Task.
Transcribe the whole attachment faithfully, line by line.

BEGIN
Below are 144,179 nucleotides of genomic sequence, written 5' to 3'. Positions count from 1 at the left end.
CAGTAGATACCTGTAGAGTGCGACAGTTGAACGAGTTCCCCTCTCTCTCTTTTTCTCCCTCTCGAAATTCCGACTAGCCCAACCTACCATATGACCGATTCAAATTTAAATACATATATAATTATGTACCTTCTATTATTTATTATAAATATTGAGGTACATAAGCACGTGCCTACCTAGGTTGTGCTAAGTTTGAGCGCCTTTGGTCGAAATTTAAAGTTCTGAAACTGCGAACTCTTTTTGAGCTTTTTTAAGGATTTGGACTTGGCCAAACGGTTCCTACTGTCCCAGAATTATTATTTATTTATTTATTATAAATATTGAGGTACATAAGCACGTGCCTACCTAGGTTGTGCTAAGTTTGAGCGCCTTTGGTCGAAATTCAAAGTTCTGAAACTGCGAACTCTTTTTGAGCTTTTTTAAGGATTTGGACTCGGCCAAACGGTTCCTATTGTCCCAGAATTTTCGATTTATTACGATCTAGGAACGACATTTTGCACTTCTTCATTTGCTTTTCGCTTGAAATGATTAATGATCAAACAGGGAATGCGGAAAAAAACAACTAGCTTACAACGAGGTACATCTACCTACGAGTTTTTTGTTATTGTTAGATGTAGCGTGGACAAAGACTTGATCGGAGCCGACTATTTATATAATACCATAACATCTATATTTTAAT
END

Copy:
Below are 144,179 nucleotides of genomic sequence, written 5' to 3'. Positions count from 1 at the left end.
CAGTAGATACCTGTAGAGTGCGACAGTTGAACGAGTTCCCCTCTCTCTCTTTTTCTCCCTCTCGAAATTCCGACTAGCCCAACCTACCATATGACCGATTCAAATTTAAATACATATATAATTATGTACCTTCTATTATTTATTATAAATATTGAGGTACATAAGCACGTGCCTACCTAGGTTGTGCTAAGTTTGAGCGCCTTTGGTCGAAATTTAAAGTTCTGAAACTGCGAACTCTTTTTGAGCTTTTTTAAGGATTTGGACTTGGCCAAACGGTTCCTACTGTCCCAGAATTATTATTTATTTATTTATTATAAATATTGAGGTACATAAGCACGTGCCTACCTAGGTTGTGCTAAGTTTGAGCGCCTTTGGTCGAAATTCAAAGTTCTGAAACTGCGAACTCTTTTTGAGCTTTTTTAAGGATTTGGACTCGGCCAAACGGTTCCTATTGTCCCAGAATTTTCGATTTATTACGATCTAGGAACGACATTTTGCACTTCTTCATTTGCTTTTCGCTTGAAATGATTAATGATCAAACAGGGAATGCGGAAAAAAACAACTAGCTTACAACGAGGTACATCTACCTACGAGTTTTTTGTTATTGTTAGATGTAGCGTGGACAAAGACTTGATCGGAGCCGACTATTTATATAATACCATAACATCTATATTTTAAT